Strategy - Graffiti in Space Music Album Reviews

Strategy - Graffiti in Space Music Album Reviews
Turning his ear for imperfection toward dub techno, versatile producer Paul Dickow turns out six tracks that conceal worlds of activity under their grimy patina.

Paul Dickow, best known as the Portland, Oregon, electronic musician Strategy, once sent a demo to a European dance-music imprint, and the Europeans liked it—they just wanted it a little cleaner, tighter, more professional sounding. Problem was, Dickow liked to record on a ragtag setup of borrowed or busted gear, jamming live straight to two-track stereo. He didn’t have a high-end audio interface; it would have been impossible to edit the muck out of his tracks even if he’d wanted to. But eventually he realized that dance music—even the most crowd-pleasing, floor-filling dance music—needs to have something a little bit wrong with it. “That’s what’s great about well-done yucky music,” he told Resident Advisor. “You’re like, ‘Fuck! It sounds so fucked up and I keep listening to it, I can’t tune it out.’” Science bore this out, he reasoned: The ear is attuned to imperfection. “We map sound by what’s wrong,” he said. “If it’s fucked up and it has a hook, then you have this delicious problem, and that’s where I think I live.”

For more than 20 years, Dickow has been exploring different shades of wrongness in his music, finding delicious problems in loose-limbed house jams, intransigent rave anthems, and ambient nodders that sound like they’ve been stewing in battery acid. On Graffiti in Space, Dickow turns his ear for imperfection toward dub techno. It’s an audacious proposition, if only because dub techno is so often treated as a color-by-numbers exercise; it’s among dance music’s most formulaic styles. Berlin duo Basic Channel perfected the form almost as soon as they had pioneered it, and three decades later, it’s less a living genre than a museum piece. But where most latter-day dub techno is vaporous, billowing, and virtually friction-free, Dickow digs gleefully into the gunk.

The opening “Remote Dub” has all the hallmarks of the style: pulsing minor chords, plunging dub bassline, metronomic beat. Filters yawn open and closed around a hazy ostinato wash. The mood is somewhere between gently narcotic and pleasantly narcoleptic. But the texture is classic Strategy—soft and sticky as a bag of candy on the dashboard. All six tracks on the 41-minute album have a similarly damaged patina. Dickow is fond of building his own effects units—compressor pedals, spring reverb—and it sounds like it; you can practically smell the globs of solder sizzling between the notes. “Fountain of Youth” opens with metallic wisps twisting over a loud electrical hum, and the atmosphere is periodically punctuated by laser-zapping feedback squeals. The elements sound like they’re competing for space on the tape: Every time that shrill siren comes through, it seems to suck up all the air in the room. But it’s also a viscerally powerful track, with a cascading dub bassline that threatens to flood the mix.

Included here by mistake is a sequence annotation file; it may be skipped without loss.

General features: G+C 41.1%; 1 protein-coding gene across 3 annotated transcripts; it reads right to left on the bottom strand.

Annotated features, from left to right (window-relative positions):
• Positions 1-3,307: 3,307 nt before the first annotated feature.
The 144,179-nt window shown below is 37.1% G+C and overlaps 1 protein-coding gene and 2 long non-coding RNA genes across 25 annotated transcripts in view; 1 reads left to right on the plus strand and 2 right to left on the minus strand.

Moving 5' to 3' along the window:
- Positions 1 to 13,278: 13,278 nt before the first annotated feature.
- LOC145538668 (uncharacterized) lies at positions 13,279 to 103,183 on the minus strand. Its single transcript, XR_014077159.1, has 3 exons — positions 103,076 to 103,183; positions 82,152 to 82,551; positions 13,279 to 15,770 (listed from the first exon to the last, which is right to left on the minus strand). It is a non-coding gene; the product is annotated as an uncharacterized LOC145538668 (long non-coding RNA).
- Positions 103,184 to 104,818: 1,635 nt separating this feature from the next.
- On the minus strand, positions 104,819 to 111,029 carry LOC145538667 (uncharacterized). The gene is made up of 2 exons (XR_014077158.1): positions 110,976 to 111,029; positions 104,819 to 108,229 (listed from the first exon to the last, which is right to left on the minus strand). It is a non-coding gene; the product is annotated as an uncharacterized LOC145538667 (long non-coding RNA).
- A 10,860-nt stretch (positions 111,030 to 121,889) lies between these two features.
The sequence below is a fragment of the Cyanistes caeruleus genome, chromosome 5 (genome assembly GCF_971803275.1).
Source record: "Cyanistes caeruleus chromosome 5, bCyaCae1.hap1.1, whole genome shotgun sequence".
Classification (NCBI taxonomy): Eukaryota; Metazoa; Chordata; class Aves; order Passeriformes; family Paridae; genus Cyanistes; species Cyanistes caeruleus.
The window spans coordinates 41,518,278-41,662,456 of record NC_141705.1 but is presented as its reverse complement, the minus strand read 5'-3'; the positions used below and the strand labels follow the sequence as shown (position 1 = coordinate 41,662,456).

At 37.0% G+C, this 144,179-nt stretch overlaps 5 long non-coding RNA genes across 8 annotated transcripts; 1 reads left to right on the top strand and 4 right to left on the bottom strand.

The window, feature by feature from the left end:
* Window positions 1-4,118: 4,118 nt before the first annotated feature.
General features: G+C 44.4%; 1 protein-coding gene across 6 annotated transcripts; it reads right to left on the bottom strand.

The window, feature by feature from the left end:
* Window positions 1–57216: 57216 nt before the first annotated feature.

“Message From Ouroboros” is even heavier, with a pounding, butcher-block beat and a lithe modal bassline that bares sharp teeth every time the filters pull back. The sounds are in constant flux and the groove moves with a playful strut. It’s the polar opposite of contemporary dub techno’s tasteful efficiency: sweaty, rough, and ungainly, and you can tell that Dickow likes it that way. But elsewhere on the album, the drums are little more than phantasms, and some of the finest tracks are all but ambient. “Daydream Space Graffiti” sends burbling chords floating over a pastel-colored churn, like a syrupy riposte to Pole, and the closing “Surface Worlds” is similarly buoyant, a pointillistic field of shifting colors. But even at his most bucolic, Dickow refuses to let complacency dictate his choices. As calm as a track like “Surface Worlds” might appear, beneath the surface there’s a world of activity: a soft riot of competing frequencies and haphazard counterpoints colliding and drifting apart again. A firm believer in the power of accident, Dickow harnesses all these imperfections into music that moves with unmistakable grace.
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About Wanni Arachchige Udara Madusanka Perera

Hey, I'm Perera! I will try to give you technology reviews(mobile,gadgets,smart watch & other technology things), Automobiles, News and entertainment for built up your knowledge.
Strategy - Graffiti in Space Music Album Reviews Strategy - Graffiti in Space Music Album Reviews Reviewed by Wanni Arachchige Udara Madusanka Perera on February 02, 2023 Rating: 5


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